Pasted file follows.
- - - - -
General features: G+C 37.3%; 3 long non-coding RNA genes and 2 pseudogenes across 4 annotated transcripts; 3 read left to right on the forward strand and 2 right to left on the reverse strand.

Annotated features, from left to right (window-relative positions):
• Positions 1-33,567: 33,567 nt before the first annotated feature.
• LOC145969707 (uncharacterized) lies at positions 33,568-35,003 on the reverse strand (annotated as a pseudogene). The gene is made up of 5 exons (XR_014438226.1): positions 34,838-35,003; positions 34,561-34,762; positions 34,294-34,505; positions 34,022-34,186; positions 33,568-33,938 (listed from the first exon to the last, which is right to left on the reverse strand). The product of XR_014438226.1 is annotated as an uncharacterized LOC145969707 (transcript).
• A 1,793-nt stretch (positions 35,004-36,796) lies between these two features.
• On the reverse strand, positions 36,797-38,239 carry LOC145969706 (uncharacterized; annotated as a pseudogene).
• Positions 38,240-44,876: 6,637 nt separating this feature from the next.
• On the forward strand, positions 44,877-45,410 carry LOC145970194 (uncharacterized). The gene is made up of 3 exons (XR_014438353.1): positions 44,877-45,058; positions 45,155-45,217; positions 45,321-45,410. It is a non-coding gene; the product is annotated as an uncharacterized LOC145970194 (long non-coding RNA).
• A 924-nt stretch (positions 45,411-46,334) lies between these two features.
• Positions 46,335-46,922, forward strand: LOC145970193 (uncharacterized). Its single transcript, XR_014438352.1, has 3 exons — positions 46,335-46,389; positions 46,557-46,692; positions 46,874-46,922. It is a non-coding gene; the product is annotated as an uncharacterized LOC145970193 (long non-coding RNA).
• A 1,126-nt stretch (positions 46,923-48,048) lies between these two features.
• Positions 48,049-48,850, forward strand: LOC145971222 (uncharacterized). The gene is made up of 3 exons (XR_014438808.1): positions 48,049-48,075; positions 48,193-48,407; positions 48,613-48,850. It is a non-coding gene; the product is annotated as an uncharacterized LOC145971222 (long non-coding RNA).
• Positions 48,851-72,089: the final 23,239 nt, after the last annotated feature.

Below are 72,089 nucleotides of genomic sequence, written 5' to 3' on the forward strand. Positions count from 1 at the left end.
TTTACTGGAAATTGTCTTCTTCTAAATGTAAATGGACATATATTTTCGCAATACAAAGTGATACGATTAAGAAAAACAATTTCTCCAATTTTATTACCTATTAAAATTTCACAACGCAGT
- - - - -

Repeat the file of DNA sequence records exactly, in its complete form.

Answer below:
General features: G+C 37.3%; 3 long non-coding RNA genes and 2 pseudogenes across 4 annotated transcripts; 3 read left to right on the forward strand and 2 right to left on the reverse strand.

Annotated features, from left to right (window-relative positions):
• Positions 1-33,567: 33,567 nt before the first annotated feature.
• LOC145969707 (uncharacterized) lies at positions 33,568-35,003 on the reverse strand (annotated as a pseudogene). The gene is made up of 5 exons (XR_014438226.1): positions 34,838-35,003; positions 34,561-34,762; positions 34,294-34,505; positions 34,022-34,186; positions 33,568-33,938 (listed from the first exon to the last, which is right to left on the reverse strand). The product of XR_014438226.1 is annotated as an uncharacterized LOC145969707 (transcript).
• A 1,793-nt stretch (positions 35,004-36,796) lies between these two features.
• On the reverse strand, positions 36,797-38,239 carry LOC145969706 (uncharacterized; annotated as a pseudogene).
• Positions 38,240-44,876: 6,637 nt separating this feature from the next.
• On the forward strand, positions 44,877-45,410 carry LOC145970194 (uncharacterized). The gene is made up of 3 exons (XR_014438353.1): positions 44,877-45,058; positions 45,155-45,217; positions 45,321-45,410. It is a non-coding gene; the product is annotated as an uncharacterized LOC145970194 (long non-coding RNA).
• A 924-nt stretch (positions 45,411-46,334) lies between these two features.
• Positions 46,335-46,922, forward strand: LOC145970193 (uncharacterized). Its single transcript, XR_014438352.1, has 3 exons — positions 46,335-46,389; positions 46,557-46,692; positions 46,874-46,922. It is a non-coding gene; the product is annotated as an uncharacterized LOC145970193 (long non-coding RNA).
• A 1,126-nt stretch (positions 46,923-48,048) lies between these two features.
• Positions 48,049-48,850, forward strand: LOC145971222 (uncharacterized). The gene is made up of 3 exons (XR_014438808.1): positions 48,049-48,075; positions 48,193-48,407; positions 48,613-48,850. It is a non-coding gene; the product is annotated as an uncharacterized LOC145971222 (long non-coding RNA).
• Positions 48,851-72,089: the final 23,239 nt, after the last annotated feature.

Below are 72,089 nucleotides of genomic sequence, written 5' to 3' on the forward strand. Positions count from 1 at the left end.
TTTACTGGAAATTGTCTTCTTCTAAATGTAAATGGACATATATTTTCGCAATACAAAGTGATACGATTAAGAAAAACAATTTCTCCAATTTTATTACCTATTAAAATTTCACAACGCAGT